ATO, Investments

Zero-value assets will raise red flag

zero value assets

Assets in an SMSF that are valued at zero will raise questions as to their purpose in the fund and are likely to create a breach with the ATO every year.

SMSFs should avoid giving any assets a zero value as doing so may raise questions as to why the fund is holding the asset and what effort has been undertaken to value it, a SMSF technical expert has warned.

Heffron SMSF technical and education services director Leigh Mansell said the ATO was seeking more detailed evidence for the valuation of assets within a fund following the release of its updated ATO guidance in October 2020 and a zero value could raise red flags.

“Occasionally we hear people state: ‘There is no ready market for this particular asset, so I will value it at zero because there’s no willing buyer,’” Mansell said during a recent Heffron webinar.

“Now the ATO came out in their recent guidance and said: ‘Well, hang on a minute? Would a normal prudent trustee invest in that thing if there’s no known value,’ so they have put that issue of the prudent trustee on notice.

“Reading between the lines of the ATO’s guidance, however, it sounds like they will only accept or it would only be acceptable for a trustee to put something through at nil if you are dealing with a failed investment.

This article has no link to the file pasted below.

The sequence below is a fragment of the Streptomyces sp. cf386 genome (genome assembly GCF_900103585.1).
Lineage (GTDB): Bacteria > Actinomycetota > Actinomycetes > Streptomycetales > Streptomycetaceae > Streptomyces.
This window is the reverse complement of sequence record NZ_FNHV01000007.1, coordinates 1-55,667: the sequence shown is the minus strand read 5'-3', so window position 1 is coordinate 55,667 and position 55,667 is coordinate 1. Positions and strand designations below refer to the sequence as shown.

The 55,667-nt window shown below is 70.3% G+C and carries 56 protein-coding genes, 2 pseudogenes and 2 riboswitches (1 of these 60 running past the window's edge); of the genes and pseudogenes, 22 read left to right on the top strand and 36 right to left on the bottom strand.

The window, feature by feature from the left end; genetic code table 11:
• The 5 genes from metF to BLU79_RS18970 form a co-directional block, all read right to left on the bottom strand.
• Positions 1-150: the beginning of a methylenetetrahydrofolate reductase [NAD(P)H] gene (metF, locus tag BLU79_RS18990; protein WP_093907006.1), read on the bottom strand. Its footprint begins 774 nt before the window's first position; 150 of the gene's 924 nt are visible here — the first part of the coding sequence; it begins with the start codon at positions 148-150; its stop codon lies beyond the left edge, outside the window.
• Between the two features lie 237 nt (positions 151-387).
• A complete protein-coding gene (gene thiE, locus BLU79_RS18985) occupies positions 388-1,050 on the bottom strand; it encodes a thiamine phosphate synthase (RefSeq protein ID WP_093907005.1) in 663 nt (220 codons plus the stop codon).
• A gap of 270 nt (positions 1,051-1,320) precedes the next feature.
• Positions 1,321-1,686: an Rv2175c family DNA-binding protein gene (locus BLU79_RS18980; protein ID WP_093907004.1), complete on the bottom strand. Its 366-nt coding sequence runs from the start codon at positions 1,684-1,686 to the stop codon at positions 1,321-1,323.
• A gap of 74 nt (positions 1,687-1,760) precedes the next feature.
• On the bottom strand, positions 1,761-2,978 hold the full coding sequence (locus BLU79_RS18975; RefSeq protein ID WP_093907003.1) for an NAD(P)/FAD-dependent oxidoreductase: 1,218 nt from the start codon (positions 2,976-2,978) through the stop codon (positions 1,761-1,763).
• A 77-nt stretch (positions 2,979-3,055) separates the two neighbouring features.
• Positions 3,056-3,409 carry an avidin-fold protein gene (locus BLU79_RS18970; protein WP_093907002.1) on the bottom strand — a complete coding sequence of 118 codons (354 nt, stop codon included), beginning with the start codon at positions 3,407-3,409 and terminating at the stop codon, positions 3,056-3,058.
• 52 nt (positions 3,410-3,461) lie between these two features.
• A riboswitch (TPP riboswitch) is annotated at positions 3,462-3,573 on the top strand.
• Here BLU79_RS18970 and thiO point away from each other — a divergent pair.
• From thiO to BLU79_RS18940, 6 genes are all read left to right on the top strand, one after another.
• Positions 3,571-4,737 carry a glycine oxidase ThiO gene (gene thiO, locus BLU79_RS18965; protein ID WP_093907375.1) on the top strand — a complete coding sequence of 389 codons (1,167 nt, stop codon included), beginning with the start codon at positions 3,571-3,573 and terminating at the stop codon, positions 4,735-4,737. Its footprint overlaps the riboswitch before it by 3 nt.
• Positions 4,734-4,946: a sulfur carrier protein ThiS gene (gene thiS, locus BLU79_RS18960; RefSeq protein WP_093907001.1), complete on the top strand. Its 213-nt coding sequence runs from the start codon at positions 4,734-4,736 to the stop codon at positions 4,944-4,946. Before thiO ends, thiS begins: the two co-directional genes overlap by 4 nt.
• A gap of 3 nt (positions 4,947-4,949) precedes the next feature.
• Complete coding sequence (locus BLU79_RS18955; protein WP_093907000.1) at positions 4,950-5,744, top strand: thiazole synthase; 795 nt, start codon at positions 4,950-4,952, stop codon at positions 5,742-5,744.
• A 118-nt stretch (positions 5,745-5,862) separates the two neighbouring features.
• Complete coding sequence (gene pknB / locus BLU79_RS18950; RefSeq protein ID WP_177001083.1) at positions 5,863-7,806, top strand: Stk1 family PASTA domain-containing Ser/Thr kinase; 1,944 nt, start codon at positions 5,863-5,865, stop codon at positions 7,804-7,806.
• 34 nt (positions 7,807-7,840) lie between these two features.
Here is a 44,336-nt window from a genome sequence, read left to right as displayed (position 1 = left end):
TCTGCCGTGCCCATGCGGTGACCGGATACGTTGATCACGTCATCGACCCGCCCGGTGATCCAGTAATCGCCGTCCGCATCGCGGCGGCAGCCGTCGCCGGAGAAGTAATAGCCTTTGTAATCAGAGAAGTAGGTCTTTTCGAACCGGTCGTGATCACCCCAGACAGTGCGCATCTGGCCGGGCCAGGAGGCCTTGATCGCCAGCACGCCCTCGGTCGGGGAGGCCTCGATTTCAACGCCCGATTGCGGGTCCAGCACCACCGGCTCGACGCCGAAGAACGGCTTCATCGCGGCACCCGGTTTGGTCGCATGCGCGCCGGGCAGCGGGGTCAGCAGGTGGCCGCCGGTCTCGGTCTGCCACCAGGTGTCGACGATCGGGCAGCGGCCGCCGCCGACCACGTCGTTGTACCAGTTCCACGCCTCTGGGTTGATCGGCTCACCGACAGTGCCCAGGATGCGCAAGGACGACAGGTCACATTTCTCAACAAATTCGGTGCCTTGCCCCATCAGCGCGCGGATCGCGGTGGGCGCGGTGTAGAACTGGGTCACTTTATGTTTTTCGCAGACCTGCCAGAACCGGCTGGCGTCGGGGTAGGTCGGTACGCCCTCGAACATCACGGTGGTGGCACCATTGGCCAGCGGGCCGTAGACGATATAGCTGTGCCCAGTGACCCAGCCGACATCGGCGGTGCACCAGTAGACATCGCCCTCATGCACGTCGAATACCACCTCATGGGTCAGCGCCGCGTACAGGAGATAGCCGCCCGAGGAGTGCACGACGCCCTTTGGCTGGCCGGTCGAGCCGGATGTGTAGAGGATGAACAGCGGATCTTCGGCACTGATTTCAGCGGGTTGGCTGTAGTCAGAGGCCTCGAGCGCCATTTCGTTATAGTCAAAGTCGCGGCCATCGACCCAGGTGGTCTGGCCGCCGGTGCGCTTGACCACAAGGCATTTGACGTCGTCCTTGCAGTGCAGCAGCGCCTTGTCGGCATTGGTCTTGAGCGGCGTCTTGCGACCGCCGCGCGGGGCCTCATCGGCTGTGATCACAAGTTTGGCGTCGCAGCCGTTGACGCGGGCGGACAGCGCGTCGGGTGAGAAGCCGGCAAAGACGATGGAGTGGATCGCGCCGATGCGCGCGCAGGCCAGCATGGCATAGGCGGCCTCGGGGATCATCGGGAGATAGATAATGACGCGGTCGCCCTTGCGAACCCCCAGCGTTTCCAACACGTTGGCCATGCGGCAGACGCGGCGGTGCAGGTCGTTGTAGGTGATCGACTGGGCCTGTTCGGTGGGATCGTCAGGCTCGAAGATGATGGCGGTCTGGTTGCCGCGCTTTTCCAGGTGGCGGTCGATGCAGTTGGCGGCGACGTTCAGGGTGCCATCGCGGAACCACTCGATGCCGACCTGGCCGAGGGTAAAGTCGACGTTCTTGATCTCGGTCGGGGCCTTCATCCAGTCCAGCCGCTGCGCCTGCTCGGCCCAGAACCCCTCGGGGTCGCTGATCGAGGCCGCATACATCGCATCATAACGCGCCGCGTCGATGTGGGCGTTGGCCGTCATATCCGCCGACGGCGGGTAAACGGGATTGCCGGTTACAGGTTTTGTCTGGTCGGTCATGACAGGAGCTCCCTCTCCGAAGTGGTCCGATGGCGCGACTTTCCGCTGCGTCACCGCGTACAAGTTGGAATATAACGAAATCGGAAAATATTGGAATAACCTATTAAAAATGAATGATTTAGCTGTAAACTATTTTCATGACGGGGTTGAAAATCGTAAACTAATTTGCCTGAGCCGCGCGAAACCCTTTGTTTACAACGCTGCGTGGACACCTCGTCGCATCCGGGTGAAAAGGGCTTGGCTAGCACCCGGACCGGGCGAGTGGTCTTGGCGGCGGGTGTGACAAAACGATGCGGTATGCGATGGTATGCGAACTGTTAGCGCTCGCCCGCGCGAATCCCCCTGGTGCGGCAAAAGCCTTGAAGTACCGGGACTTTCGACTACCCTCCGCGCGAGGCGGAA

“If it’s an investment that has not failed and it’s chugging along but it’s hard to get a value, that’s a completely different kettle of fish.

“It’s just hard to value, but it’s not a nil value and I don’t think a nil valuation is going to be acceptable.”

Heffron head of SMSF technical and education services Lyn Formica advised against placing the asset in a fund.

“I say to clients if you’re not going to be able to get an easy value for this, it probably doesn’t belong in your SMSF,” Formica said.

“Consider it an investment for one of your other entities because every year you will need a value for this thing.”

Mansell said SMSF practitioners should raise this issue with clients considering an investment where the value may be hard to calculate.

“They are just going to have a compliance breach year in and year out, so a repeat breach, and this is something to bear in mind as the ATO have put it on notice now in written guidance,” she said.

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